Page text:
Scary reality of brain injuries

ALISON KORN -- For Sun Media

, Last Updated: 12:50 PM ET

The coincidence is chilling but let's hope it's just a fluke.

As Collingwood skier Richard Long lies in a Denver hospital with serious head and internal injuries, Crazy Canuck Dave Irwin continues to recover from a brain injury from his last big crash, six years ago in Banff.

Long, 15, was on a training camp with about 40 fellow Ontario provincial team athletes when he crashed on Colorado's Arapahoe Basin on Tuesday. Word spread fast through the ski community of the accident and Alpine Ontario has been flooded with messages of support and concern.

Irwin, 53, a former World Cup champion, was known for his spectacular crashes back in the 70s and 80s and was the focus of a moving CBC television documentary on Wednesday -- just one day after Long's accident.

"I've been sitting in this saddle (as Alpine Canada president) for five years and I finally got the call I didn't want to get (about the accident to Long)," Irwin's former teammate Ken Read said. "It's a very severe accident. They're cautiously optimistic, they're hoping for a full recovery."

Details haven't been released yet, but Read said Long's accident was probably the worst one suffered by a Canadian skier since Irwin's in 2001. It's too early to say what the outcome will be for the talented teenager, who earlier this year won the Canadian K2 championship for 13 and 14-year olds as well as the international Whistler Cup.

Senior representatives from Alpine Ontario have flown to Colorado to assist the Long family, the athletes and their coaches. Back home, the organization has been in touch with each athlete's family personally, to keep them up-to-date and offer advice and counselling.

"We have also launched our own investigation into what happened, in addition to external examinations taking place as a matter of course," president of Alpine Ontario Paul Kristofic said in a statement. "We have mobilized a Safety and Training Protocol Team, and we will be systematically gathering and reviewing the details of the accident.

"While it is still too early to determine the prognosis, our thoughts and prayers are with Richard and his family."

Ski crashes are a combination of bad luck and bad timing, but they do remain very infrequent, according to Read.

"That's the one thing I do have to emphasize," said Read, who believes Irwin's ski style was not to blame for his multiple career crashes. "There is tremendous effort put in to making sure the competitive arena is secure and safe. And snow surfaces today are more consistent because of grooming. A water injection bar hardens the snow so it gets less chewed up and skiers less likely to catch a rut and fall."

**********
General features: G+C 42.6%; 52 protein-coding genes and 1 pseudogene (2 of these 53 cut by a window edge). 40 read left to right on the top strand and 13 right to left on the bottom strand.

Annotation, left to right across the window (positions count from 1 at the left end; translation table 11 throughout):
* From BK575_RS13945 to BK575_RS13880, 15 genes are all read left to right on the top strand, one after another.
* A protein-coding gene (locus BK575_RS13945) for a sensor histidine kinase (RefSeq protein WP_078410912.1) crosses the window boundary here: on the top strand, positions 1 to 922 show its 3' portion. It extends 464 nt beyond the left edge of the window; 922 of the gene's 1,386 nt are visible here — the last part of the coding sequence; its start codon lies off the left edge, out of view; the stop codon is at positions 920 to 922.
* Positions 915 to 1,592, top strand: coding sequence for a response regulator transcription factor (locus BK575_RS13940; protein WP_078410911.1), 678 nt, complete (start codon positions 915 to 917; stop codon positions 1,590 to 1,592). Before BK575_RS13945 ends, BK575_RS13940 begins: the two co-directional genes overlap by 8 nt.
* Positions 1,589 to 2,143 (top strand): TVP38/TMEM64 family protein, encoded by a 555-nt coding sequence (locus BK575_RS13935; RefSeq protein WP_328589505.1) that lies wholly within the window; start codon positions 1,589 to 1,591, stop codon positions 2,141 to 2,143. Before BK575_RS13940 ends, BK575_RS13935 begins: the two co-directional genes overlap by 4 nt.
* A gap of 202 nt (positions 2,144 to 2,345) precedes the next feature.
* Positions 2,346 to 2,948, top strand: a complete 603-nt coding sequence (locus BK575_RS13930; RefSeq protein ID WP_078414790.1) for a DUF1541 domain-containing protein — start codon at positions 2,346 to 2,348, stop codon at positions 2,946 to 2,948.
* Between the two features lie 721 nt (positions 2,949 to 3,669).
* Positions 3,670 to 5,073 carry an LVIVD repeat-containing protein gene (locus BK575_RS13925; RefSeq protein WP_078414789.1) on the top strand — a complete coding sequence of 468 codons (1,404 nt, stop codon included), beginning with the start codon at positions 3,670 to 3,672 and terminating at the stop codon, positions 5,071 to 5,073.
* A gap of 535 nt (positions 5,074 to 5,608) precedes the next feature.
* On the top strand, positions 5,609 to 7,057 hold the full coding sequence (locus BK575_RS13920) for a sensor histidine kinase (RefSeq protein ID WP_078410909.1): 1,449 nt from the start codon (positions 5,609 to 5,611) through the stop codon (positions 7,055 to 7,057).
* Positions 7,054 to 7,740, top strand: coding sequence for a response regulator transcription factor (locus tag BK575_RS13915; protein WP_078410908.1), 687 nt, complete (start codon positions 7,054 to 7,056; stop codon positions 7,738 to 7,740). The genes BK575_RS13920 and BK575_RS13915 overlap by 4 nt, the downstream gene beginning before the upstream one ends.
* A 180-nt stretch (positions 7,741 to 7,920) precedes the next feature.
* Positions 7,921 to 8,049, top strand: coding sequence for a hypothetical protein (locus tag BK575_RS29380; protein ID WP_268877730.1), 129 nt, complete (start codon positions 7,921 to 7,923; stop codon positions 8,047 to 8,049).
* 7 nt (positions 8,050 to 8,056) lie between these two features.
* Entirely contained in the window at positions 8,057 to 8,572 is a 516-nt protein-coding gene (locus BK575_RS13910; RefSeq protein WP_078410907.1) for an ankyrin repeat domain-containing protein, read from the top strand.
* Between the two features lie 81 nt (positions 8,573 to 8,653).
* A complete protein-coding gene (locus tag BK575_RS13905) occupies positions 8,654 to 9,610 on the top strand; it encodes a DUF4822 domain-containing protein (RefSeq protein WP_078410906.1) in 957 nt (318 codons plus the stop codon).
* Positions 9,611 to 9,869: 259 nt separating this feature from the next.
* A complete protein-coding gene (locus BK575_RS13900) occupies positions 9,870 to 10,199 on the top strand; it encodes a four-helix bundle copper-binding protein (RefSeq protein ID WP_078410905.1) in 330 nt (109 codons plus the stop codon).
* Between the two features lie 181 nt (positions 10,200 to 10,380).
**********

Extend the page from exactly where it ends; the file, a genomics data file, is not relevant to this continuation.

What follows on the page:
Long's parents, Brammer and Lisa, are by their son's side in Denver, so it's unlikely they caught the television feature on Irwin. That's probably a good thing, as it showed Irwin up and about -- he shook off a coma -- and is skiing again, but still experiencing short and long term memory loss.

"He's my hero. I look at him and I go 'Wow,'' said Lynne Harrison, Irwin's fiancee, who met him 10 months before the accident and has stayed with him since, guiding his rehab. It's a touching love story.

"Compassion for other people is the biggest message," Harrison said. "He just improves constantly."

Harrison is a director of the Dave Irwin Foundation for brain injury that raises money to improve the quality of life of Canadians living with acquired brain injury and their families, through outreach programs and services and by funding academic research.

Meanwhile in Denver, Long's parents are playing the waiting game with their son in hospital. They thanked the ski community for its overwhelming support.

"It really helps to lift our spirits in this difficult time," they said in a statement. "We must be patient. Richard is a champion and we believe he will pull through."

SAFETY FIRST

Winter Safety Tips from the ThinkFirst Foundation of Canada:

- Always wear a safety helmet when skating or tobogganing.

- Skates should be well fitted and have adequate support around the ankles.

- Always keep skate blades well sharp and well maintained.

- Skiing equipment should be regularly maintained and in good working condition.

- When downhill skiing, always choose hills that are marked with a difficulty level that is appropriate for your skill level.

- Always make sure that your skates, skies, snowboards and snowshoes are comfortable and correctly sized.

- Before they use it, children should always have an adult check the condition of their skiing, skating or tobogganing equipment.


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